CDC National Influenza Vaccination Week highlights importance of getting a flu vaccine

Dec. 2, 2019

The National Influenza Vaccination Week (NIVW) is a national awareness week sponsored by the Centers for Disease Control and Prevention (CDC), focused on highlighting the importance of influenza vaccination.

The National Influenza Vaccination Week serves as a reminder that even though the holiday season has arrived, it’s not too late to get a flu vaccine. This week is an opportunity to encourage colleagues, patrons and community members to protect themselves against flu and prevent influenza-associated hospitalizations.

As long as flu viruses are spreading and causing illness, vaccination should continue throughout flu season in order to protect as many people as possible against flu. Vaccination efforts should continue through the holiday season and beyond. It’s not too late to vaccinate. While vaccination is recommended before the end of October, getting vaccinated later can still be beneficial during most seasons for people who have put it off.

Even if have already gotten sick with flu, you can still benefit from vaccination since many different flu viruses spread during flu season and most flu vaccine protects against four different flu viruses.

Flu isn’t a “bad cold” and can result in serious health complications, such as pneumonia, bacterial infections, and can lead to hospitalization. Flu can sometimes even lead to death. Most people who get flu will recover in several days to less than two weeks, but some people will develop serious flu complications. All people are at risk of developing serious flu complications and certain groups are at higher risk. For people at higher risk, flu is more likely to lead to serious flu complications that can result in hospitalization or even death.

People at high risk of serious flu complications include young children, pregnant women, people with certain chronic health conditions like asthma, diabetes, heart disease or lung disease, and people 65 years and older. Anyone who gets flu can pass it to someone at high risk of severe illness, including children younger than six months who are too young to get a flu vaccine.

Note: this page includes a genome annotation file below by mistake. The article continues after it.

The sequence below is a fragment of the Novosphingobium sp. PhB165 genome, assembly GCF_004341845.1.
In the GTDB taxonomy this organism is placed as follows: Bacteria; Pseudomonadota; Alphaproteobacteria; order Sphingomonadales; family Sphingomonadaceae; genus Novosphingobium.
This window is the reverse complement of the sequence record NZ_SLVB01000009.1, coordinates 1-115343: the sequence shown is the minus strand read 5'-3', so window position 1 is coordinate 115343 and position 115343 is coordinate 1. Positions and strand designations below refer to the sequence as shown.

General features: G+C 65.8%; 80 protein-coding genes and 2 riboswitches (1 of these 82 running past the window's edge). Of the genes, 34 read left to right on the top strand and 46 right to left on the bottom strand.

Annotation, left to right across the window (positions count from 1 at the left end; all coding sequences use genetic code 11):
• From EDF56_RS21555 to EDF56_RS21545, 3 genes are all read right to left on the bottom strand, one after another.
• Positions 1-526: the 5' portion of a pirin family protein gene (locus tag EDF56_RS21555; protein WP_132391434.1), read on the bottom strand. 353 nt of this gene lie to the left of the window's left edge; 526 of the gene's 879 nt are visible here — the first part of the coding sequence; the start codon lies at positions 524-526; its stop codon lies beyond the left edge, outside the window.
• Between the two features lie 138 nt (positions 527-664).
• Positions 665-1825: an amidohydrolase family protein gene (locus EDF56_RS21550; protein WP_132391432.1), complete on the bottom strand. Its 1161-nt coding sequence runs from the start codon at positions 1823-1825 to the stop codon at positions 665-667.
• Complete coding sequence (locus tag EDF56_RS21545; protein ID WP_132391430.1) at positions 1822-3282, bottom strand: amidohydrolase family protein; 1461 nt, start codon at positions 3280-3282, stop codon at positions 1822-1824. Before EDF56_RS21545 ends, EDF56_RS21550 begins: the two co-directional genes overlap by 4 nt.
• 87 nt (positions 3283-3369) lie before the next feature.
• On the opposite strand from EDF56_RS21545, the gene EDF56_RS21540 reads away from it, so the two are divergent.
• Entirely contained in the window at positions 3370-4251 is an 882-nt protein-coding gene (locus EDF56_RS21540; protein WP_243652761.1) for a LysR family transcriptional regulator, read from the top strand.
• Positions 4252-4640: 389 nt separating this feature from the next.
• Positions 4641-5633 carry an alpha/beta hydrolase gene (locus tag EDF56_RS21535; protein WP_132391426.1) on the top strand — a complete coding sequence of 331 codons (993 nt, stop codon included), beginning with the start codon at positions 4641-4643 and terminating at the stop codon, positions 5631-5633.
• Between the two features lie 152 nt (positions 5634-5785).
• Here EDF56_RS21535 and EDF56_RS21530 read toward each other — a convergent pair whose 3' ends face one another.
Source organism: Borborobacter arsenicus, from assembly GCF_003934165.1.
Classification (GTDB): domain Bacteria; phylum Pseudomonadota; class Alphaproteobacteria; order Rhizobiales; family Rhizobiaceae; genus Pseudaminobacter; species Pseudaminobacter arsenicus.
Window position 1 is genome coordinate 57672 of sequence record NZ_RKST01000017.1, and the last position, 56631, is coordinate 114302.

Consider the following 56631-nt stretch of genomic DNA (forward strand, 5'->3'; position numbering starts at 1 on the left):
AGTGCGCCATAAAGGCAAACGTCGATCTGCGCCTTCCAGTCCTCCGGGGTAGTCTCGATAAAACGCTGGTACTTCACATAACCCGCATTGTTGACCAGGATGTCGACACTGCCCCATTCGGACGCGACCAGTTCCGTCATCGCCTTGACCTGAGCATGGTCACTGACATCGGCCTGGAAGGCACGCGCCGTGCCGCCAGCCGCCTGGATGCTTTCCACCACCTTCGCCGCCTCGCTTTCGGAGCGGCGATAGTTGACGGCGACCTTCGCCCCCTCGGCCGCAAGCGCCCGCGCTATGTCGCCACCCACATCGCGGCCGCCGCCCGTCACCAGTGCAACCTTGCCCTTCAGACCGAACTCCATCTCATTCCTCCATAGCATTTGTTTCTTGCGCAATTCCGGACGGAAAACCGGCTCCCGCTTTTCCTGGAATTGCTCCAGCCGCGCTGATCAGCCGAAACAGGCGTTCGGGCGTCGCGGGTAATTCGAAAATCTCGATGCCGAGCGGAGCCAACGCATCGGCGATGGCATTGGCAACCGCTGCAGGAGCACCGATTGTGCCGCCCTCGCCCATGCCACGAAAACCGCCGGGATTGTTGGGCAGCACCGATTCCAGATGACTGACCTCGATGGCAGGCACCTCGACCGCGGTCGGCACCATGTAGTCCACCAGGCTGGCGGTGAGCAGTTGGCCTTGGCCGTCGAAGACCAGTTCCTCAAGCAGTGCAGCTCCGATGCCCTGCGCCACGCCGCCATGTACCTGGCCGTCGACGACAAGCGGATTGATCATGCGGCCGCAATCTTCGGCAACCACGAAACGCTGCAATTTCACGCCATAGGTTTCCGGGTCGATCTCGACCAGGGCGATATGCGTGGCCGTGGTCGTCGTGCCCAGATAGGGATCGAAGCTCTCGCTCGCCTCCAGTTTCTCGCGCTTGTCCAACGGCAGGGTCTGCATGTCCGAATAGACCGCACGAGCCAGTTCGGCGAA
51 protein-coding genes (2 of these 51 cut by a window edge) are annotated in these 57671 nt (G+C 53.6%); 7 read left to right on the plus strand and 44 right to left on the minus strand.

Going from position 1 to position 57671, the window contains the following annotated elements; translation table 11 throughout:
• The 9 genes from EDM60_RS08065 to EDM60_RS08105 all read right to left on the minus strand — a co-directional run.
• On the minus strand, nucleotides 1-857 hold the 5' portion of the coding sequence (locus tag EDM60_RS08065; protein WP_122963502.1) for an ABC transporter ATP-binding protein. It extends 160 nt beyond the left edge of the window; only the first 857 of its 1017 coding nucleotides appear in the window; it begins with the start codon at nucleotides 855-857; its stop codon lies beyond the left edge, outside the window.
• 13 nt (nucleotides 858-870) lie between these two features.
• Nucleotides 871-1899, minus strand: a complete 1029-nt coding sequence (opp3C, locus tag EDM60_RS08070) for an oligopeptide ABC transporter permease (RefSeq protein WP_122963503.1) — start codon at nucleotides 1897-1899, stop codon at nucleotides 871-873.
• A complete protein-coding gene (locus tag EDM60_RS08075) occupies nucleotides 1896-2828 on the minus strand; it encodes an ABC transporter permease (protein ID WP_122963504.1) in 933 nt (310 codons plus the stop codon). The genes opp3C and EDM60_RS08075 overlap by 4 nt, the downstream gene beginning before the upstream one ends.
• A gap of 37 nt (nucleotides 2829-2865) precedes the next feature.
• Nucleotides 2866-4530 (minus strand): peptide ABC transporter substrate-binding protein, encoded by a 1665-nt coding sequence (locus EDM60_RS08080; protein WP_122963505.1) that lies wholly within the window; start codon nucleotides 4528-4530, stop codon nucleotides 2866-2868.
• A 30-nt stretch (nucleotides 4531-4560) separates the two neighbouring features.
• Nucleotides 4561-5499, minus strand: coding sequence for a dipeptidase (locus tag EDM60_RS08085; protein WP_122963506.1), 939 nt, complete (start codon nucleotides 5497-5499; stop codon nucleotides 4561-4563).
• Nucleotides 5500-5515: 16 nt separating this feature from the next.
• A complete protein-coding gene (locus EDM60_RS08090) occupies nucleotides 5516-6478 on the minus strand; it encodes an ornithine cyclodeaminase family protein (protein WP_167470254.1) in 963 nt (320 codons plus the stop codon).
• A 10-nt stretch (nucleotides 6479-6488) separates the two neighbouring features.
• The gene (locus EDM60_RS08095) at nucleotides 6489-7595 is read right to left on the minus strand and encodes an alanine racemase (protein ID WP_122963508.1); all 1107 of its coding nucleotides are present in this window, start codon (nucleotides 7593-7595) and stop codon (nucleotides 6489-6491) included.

There are many reasons to get a flu vaccine each year. Below is a summary of the benefits of flu vaccination, and selected scientific studies that support these benefits: 

•             Flu vaccine prevents millions of illnesses and flu-related doctor’s visits each year. For example, during 2016-2017, flu vaccination prevented an estimated 5.3 million influenza illnesses, 2.6 million influenza-associated medical visits and 85,000 influenza-associated hospitalizations.

•             In seasons when the vaccine viruses matched circulating strains, flu vaccine has been shown to reduce the risk of having to go to the doctor with flu by 40 percent to 60 percent.

•             Flu vaccination can reduce the risk of flu-associated hospitalization for children, working age adults, and older adults.

•             Flu vaccine prevents tens of thousands of hospitalizations each year. For example, during 2016-2017, flu vaccination prevented an estimated 85,000 flu-related hospitalizations. 

A 2014 study showed that flu vaccine reduced children’s risk of flu-related pediatric intensive care unit (PICU) admission by 74 percent during flu seasons from 2010-2012. In recent years, flu vaccines have reduced the risk of flu-associated hospitalizations among adults on average by about 40 percent. A 2018 study showed that from 2012 to 2015, flu vaccination among adults reduced the risk of being admitted to an intensive care unit (ICU) with flu by 82 percent.

Flu vaccination also helps prevent serious medical events associated with some chronic conditions.  Vaccination has been associated with lower rates of some cardiac among people with heart disease, especially among those who had had a cardiac event in the past year. Flu vaccination also has been shown in separate studies to be associated with reduced hospitalizations among people with diabetes and chronic lung disease.

The National Influenza Vaccination Week (NIVW) is a national awareness week sponsored by the Centers for Disease Control and Prevention (CDC), focused on highlighting the importance of influenza vaccination.

The National Influenza Vaccination Week serves as a reminder that even though the holiday season has arrived, it’s not too late to get a flu vaccine. This week is an opportunity to encourage colleagues, patrons and community members to protect themselves against flu and prevent influenza-associated hospitalizations. A 2017 study showed that flu vaccination reduced deaths, intensive care unit (ICU) admissions, ICU length of stay, and overall duration of hospitalization among hospitalized flu patients.

A 2017 study showed that flu vaccination reduced deaths, intensive care unit (ICU) admissions, ICU length of stay, and overall duration of hospitalization among hospitalized flu patients.

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